Laser-enhanced ionization (LEI) is a type of optical spectrometry that employs photoexcitation to ionize atoms selectively. Over the past two decades, this method--originally known as the optogalvanic effect--has been the object of extensive worldwide research and the subject of numerous papers and published articles. Until now, however, no single volume has presented this wealth of theory and data in a cohesive and accessible form. Laser-Enhanced Ionization Spectrometry fills this gap in the literature. It synthesizes vast amounts of information previously available only through scattered research papers and covers every aspect of the technology, from underlying principles and theory to methodology and applications. This book examines the state of the art of LEI, compares it with other methods, and demonstrates how laser-enhanced collisional ionization is especially well suited to analytical atomic spectrometry. The contributors to this collaborative effort--from Russia, Australia, Europe, and the United States--clarify terminology, explain the inner workings of LEI, and offer derivations for both idealized forms and realistic approximations.
They also analyze the capabilities and limitations of this technique as an analytical method, including instrumentation, sources of noise, limits of detection, interferences, and applications. After concentrating largely on flame LEI as the most commonly used method to derive LEI measurements, the discussion moves to the development of nonflame technologies for LEI. There is also extended coverage of the relationship between LEI and laser-induced fluorescence, including an examination of the interplay of laser-induced ionization and fluorescence techniques in different atomic and molecular reservoirs. Laser-Enhanced Ionization Spectrometry places understanding, usefulness, and practical applications ahead of detailed derivations. For practicing analytical chemists and spectroscopists, it offers a clear and uncluttered approach to a complex subject, as well as a fresh perspective on a still-emerging technology. This book sums up the present understanding and state of the art of laser-enhanced ionization (LEI)-a unique but underutilized tool for analytical atomic spectrometry. LEI possesses the special ability to ionize atoms selectively.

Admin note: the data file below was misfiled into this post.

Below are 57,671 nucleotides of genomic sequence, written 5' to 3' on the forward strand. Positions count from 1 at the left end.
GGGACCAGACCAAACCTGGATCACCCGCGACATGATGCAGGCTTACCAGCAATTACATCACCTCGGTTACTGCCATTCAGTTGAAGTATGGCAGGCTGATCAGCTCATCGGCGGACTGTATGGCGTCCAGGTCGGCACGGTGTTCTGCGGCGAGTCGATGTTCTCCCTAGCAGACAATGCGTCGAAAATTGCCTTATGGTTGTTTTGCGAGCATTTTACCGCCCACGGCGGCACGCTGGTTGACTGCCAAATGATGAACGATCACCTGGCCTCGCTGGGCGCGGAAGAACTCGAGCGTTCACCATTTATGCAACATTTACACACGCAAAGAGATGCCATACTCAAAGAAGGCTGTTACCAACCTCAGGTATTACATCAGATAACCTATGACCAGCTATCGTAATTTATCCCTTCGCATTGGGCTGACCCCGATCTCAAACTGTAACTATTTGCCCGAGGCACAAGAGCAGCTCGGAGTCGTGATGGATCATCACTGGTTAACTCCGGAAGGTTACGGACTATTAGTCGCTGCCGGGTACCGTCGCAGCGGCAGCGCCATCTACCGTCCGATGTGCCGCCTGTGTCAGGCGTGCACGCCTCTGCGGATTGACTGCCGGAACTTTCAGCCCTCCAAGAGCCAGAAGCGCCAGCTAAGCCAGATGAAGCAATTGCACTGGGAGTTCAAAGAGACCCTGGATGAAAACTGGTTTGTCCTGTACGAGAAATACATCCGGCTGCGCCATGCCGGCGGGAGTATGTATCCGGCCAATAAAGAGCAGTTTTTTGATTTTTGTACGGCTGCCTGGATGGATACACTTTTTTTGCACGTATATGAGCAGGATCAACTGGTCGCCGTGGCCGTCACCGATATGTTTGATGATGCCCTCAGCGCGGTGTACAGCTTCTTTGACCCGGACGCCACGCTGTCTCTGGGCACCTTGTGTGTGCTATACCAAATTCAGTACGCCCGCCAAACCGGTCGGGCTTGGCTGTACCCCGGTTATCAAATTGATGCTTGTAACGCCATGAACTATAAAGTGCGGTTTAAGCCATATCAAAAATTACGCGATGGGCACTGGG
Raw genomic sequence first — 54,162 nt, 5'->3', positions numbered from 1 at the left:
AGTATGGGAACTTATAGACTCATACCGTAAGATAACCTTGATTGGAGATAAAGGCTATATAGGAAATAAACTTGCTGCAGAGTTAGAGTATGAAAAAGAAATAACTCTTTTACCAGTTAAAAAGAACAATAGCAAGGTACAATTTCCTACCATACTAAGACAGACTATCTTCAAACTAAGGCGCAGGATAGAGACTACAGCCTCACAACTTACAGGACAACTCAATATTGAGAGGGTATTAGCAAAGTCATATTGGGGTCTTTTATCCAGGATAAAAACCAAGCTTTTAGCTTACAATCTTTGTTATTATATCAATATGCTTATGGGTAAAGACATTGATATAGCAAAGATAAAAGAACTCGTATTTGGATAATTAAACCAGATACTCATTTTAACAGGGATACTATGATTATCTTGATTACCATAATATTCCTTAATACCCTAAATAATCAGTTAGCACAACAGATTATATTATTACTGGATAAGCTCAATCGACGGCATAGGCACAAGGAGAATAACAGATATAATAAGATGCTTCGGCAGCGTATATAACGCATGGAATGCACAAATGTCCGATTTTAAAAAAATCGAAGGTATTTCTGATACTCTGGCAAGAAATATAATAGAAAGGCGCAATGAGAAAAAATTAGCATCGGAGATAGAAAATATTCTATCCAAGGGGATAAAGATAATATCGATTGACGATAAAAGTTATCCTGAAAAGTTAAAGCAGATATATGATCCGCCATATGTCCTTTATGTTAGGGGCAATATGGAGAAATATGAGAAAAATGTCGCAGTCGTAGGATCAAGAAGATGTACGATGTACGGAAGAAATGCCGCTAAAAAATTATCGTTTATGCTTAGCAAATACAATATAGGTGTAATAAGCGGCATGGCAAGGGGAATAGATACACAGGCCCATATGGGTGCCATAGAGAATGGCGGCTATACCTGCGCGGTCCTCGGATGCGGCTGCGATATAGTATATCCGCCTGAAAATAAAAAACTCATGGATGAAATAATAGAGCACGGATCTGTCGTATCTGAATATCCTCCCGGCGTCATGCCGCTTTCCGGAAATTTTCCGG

The text focuses on the role of this technology in analytical chemistry, and covers both theory and applications in one complete, self-contained volume. Carefully crafted by leading experts from around the globe, with contributions under six key headings, Laser-Enhanced Ionization Spectrometry Draws on hundreds of research papers to create a comprehensive reference for LEI Describes in depth how ions are produced, and how a signal is generated and detected Provides an extensive and up-to-date compilation of published LEI detection limits Emphasizes basic understanding and practical applications rather than detailed derivations Discusses terms and definitions and clears up sources of confusion in the field Offers up-to-date coverage of instrumentation and applications Evaluates the usefulness of LEI as an analytical tool Deals with questions of limits of detection, interference, and noise Devotes an entire segment to nonflame technologies for LEI Extends the discussion to fluorescence techniques and how they can be interrelated with LEI in various atomic and molecular reservoirs